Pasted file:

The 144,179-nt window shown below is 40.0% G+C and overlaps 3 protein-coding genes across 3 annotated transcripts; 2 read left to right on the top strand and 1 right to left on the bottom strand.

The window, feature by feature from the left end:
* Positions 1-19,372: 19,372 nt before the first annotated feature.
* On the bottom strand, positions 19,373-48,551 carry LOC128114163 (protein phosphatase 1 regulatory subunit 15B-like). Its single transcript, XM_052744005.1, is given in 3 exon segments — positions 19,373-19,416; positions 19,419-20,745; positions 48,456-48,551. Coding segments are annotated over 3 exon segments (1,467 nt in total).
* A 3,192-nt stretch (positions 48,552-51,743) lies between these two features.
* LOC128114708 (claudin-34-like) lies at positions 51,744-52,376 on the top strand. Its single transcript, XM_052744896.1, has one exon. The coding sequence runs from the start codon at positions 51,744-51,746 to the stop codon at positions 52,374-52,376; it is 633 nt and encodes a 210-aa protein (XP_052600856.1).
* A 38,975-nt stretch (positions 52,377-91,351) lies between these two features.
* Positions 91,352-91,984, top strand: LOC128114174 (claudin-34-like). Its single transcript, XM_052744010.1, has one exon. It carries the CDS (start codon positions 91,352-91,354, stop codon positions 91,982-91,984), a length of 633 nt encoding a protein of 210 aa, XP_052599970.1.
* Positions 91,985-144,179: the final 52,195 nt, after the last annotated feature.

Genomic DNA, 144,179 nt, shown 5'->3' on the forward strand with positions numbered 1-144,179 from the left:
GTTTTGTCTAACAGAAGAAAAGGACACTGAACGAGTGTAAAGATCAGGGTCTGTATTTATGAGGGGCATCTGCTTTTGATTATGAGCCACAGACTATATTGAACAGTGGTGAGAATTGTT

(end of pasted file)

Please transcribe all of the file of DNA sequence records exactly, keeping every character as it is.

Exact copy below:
The 144,179-nt window shown below is 40.0% G+C and overlaps 3 protein-coding genes across 3 annotated transcripts; 2 read left to right on the top strand and 1 right to left on the bottom strand.

The window, feature by feature from the left end:
* Positions 1-19,372: 19,372 nt before the first annotated feature.
* On the bottom strand, positions 19,373-48,551 carry LOC128114163 (protein phosphatase 1 regulatory subunit 15B-like). Its single transcript, XM_052744005.1, is given in 3 exon segments — positions 19,373-19,416; positions 19,419-20,745; positions 48,456-48,551. Coding segments are annotated over 3 exon segments (1,467 nt in total).
* A 3,192-nt stretch (positions 48,552-51,743) lies between these two features.
* LOC128114708 (claudin-34-like) lies at positions 51,744-52,376 on the top strand. Its single transcript, XM_052744896.1, has one exon. The coding sequence runs from the start codon at positions 51,744-51,746 to the stop codon at positions 52,374-52,376; it is 633 nt and encodes a 210-aa protein (XP_052600856.1).
* A 38,975-nt stretch (positions 52,377-91,351) lies between these two features.
* Positions 91,352-91,984, top strand: LOC128114174 (claudin-34-like). Its single transcript, XM_052744010.1, has one exon. It carries the CDS (start codon positions 91,352-91,354, stop codon positions 91,982-91,984), a length of 633 nt encoding a protein of 210 aa, XP_052599970.1.
* Positions 91,985-144,179: the final 52,195 nt, after the last annotated feature.

Genomic DNA, 144,179 nt, shown 5'->3' on the forward strand with positions numbered 1-144,179 from the left:
GTTTTGTCTAACAGAAGAAAAGGACACTGAACGAGTGTAAAGATCAGGGTCTGTATTTATGAGGGGCATCTGCTTTTGATTATGAGCCACAGACTATATTGAACAGTGGTGAGAATTGTT